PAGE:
Henry Thompson

Henry Thompson


Personal profile

Research Interests

Markup languages (XML, SGML) and architectures (Standoff markup, Schema languages, pipelines); Web Architecture; Philosophy of the Web.


1980PhD in Linguistics, University of California, Berkeley
1977MA in Linguistics, University of California, Berkeley
1974MSc in Computer Science, University of California, Berkeley
1972BA in Computer Science, University of California, Berkeley


Henry S. Thompson divides his time between the School of Informatics at the School of Informatics at the University of Edinburgh, where he is Professor of Web Informatics, based in the Institute for Language, Cognition and Computation, and independent consulting on XML- and web-related business strategy.

He received his Ph.D. in Linguistics from the University of California at Berkeley in 1980.  His university education was divided between Linguistics and Computer Science, in which he holds an M.Sc.  While still at Berkeley he was affiliated with the Natural Language Research Group at the Xerox Palo Alto Research Center, where he participated in the GUS and KRL projects.  His research interests have ranged widely, including natural language parsing, speech recognition, machine translation evaluation, modelling human lexical access mechanisms, the fine structure of human-human dialogue, language resource creation and architectures for linguistic annotation.  His current research is focussed on the semantics of markup, XML pipelines and more generally understanding and articulating the architectures of the Web.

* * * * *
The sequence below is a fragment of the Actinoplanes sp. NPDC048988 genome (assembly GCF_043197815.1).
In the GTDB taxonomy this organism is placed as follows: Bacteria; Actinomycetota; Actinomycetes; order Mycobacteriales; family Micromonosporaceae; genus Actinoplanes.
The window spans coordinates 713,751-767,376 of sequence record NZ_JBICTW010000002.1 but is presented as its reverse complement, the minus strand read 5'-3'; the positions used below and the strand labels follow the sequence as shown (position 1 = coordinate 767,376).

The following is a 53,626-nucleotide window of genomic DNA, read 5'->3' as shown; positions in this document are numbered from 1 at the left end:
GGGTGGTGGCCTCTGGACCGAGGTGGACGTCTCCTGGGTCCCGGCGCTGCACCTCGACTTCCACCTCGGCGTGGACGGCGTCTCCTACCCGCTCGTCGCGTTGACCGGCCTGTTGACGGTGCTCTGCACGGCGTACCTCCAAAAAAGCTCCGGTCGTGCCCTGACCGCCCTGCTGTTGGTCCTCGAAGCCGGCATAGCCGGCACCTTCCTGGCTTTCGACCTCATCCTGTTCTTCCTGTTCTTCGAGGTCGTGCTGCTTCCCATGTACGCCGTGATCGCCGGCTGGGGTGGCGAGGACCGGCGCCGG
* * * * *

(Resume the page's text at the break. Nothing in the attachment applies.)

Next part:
He was a member of the SGML Working Group of the World Wide Web Consortium (W3C) which designed XML, a major contributor to the core concepts of XSLT and W3C XML Schema and is currently a member of the XML Core and XML Processing Model Working Groups of the W3C.  He was elected five times to the W3C TAG (Technical Architecture Group), from which he recently stepped down.  He was lead editor of the Structures part of the XML Schema W3C Recommendation, for which he co-wrote the first publicly available implementation, XSV.  From 2002 through 2010 he was a member of the technical staff of the World Wide Web Consortium, where he worked in the XML Activity.  He has presented many lectures, papers and tutorials on SGML, DSSSL, XML, XSLT, XML Schema, XML Pipelines and Web Architecture in both industrial and public settings over the last sixteen years.


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